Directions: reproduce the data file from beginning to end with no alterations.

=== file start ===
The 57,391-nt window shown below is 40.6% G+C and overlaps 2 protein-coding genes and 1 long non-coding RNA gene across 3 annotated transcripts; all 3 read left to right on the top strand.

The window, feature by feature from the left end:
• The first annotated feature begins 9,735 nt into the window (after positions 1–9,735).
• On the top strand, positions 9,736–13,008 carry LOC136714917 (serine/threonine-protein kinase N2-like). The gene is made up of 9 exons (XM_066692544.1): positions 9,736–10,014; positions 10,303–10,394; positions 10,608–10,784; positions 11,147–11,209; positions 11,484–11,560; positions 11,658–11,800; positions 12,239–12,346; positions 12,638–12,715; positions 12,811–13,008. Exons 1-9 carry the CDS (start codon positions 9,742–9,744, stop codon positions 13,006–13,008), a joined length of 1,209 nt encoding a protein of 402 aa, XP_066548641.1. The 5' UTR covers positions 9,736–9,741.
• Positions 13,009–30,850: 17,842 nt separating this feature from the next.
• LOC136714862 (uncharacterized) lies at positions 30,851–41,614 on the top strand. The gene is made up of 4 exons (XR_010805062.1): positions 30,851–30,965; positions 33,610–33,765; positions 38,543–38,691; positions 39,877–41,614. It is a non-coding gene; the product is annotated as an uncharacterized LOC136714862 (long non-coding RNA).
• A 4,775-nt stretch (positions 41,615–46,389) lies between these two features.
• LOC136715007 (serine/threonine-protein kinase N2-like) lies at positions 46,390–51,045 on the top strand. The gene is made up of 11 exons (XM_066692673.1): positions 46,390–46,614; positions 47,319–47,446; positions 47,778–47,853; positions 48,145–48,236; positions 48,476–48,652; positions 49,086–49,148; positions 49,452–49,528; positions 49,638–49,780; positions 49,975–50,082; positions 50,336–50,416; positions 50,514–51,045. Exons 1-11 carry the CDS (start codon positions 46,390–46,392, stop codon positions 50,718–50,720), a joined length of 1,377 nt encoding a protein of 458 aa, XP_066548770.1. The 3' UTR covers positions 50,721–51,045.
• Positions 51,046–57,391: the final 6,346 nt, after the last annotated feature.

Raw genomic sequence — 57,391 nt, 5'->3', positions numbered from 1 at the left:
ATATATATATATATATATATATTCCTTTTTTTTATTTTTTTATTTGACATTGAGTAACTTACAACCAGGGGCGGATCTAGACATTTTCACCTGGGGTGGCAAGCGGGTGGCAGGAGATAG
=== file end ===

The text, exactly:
The 57,391-nt window shown below is 40.6% G+C and overlaps 2 protein-coding genes and 1 long non-coding RNA gene across 3 annotated transcripts; all 3 read left to right on the top strand.

The window, feature by feature from the left end:
• The first annotated feature begins 9,735 nt into the window (after positions 1–9,735).
• On the top strand, positions 9,736–13,008 carry LOC136714917 (serine/threonine-protein kinase N2-like). The gene is made up of 9 exons (XM_066692544.1): positions 9,736–10,014; positions 10,303–10,394; positions 10,608–10,784; positions 11,147–11,209; positions 11,484–11,560; positions 11,658–11,800; positions 12,239–12,346; positions 12,638–12,715; positions 12,811–13,008. Exons 1-9 carry the CDS (start codon positions 9,742–9,744, stop codon positions 13,006–13,008), a joined length of 1,209 nt encoding a protein of 402 aa, XP_066548641.1. The 5' UTR covers positions 9,736–9,741.
• Positions 13,009–30,850: 17,842 nt separating this feature from the next.
• LOC136714862 (uncharacterized) lies at positions 30,851–41,614 on the top strand. The gene is made up of 4 exons (XR_010805062.1): positions 30,851–30,965; positions 33,610–33,765; positions 38,543–38,691; positions 39,877–41,614. It is a non-coding gene; the product is annotated as an uncharacterized LOC136714862 (long non-coding RNA).
• A 4,775-nt stretch (positions 41,615–46,389) lies between these two features.
• LOC136715007 (serine/threonine-protein kinase N2-like) lies at positions 46,390–51,045 on the top strand. The gene is made up of 11 exons (XM_066692673.1): positions 46,390–46,614; positions 47,319–47,446; positions 47,778–47,853; positions 48,145–48,236; positions 48,476–48,652; positions 49,086–49,148; positions 49,452–49,528; positions 49,638–49,780; positions 49,975–50,082; positions 50,336–50,416; positions 50,514–51,045. Exons 1-11 carry the CDS (start codon positions 46,390–46,392, stop codon positions 50,718–50,720), a joined length of 1,377 nt encoding a protein of 458 aa, XP_066548770.1. The 3' UTR covers positions 50,721–51,045.
• Positions 51,046–57,391: the final 6,346 nt, after the last annotated feature.

Raw genomic sequence — 57,391 nt, 5'->3', positions numbered from 1 at the left:
ATATATATATATATATATATATTCCTTTTTTTTATTTTTTTATTTGACATTGAGTAACTTACAACCAGGGGCGGATCTAGACATTTTCACCTGGGGTGGCAAGCGGGTGGCAGGAGATAG